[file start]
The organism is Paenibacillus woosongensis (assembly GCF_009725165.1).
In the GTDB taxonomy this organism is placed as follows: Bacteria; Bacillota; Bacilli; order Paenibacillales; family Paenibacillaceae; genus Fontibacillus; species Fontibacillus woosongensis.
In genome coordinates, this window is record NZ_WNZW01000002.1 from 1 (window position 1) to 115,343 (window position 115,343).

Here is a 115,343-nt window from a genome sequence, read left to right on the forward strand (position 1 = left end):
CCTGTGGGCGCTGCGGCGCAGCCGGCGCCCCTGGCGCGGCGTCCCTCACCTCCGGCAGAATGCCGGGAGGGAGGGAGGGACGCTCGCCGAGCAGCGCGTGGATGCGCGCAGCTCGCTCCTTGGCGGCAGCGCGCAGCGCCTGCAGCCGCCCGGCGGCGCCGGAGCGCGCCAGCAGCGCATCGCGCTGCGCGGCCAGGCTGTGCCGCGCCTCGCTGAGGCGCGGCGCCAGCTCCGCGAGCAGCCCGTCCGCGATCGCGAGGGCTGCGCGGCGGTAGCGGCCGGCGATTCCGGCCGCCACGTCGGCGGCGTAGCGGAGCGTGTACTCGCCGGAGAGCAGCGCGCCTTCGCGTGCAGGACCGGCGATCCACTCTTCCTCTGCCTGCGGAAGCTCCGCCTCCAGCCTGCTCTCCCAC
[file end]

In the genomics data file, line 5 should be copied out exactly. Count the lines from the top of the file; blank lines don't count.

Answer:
CCTGTGGGCGCTGCGGCGCAGCCGGCGCCCCTGGCGCGGCGTCCCTCACCTCCGGCAGAATGCCGGGAGGGAGGGAGGGACGCTCGCCGAGCAGCGCGTGGATGCGCGCAGCTCGCTCCTTGGCGGCAGCGCGCAGCGCCTGCAGCCGCCCGGCGGCGCCGGAGCGCGCCAGCAGCGCATCGCGCTGCGCGGCCAGGCTGTGCCGCGCCTCGCTGAGGCGCGGCGCCAGCTCCGCGAGCAGCCCGTCCGCGATCGCGAGGGCTGCGCGGCGGTAGCGGCCGGCGATTCCGGCCGCCACGTCGGCGGCGTAGCGGAGCGTGTACTCGCCGGAGAGCAGCGCGCCTTCGCGTGCAGGACCGGCGATCCACTCTTCCTCTGCCTGCGGAAGCTCCGCCTCCAGCCTGCTCTCCCAC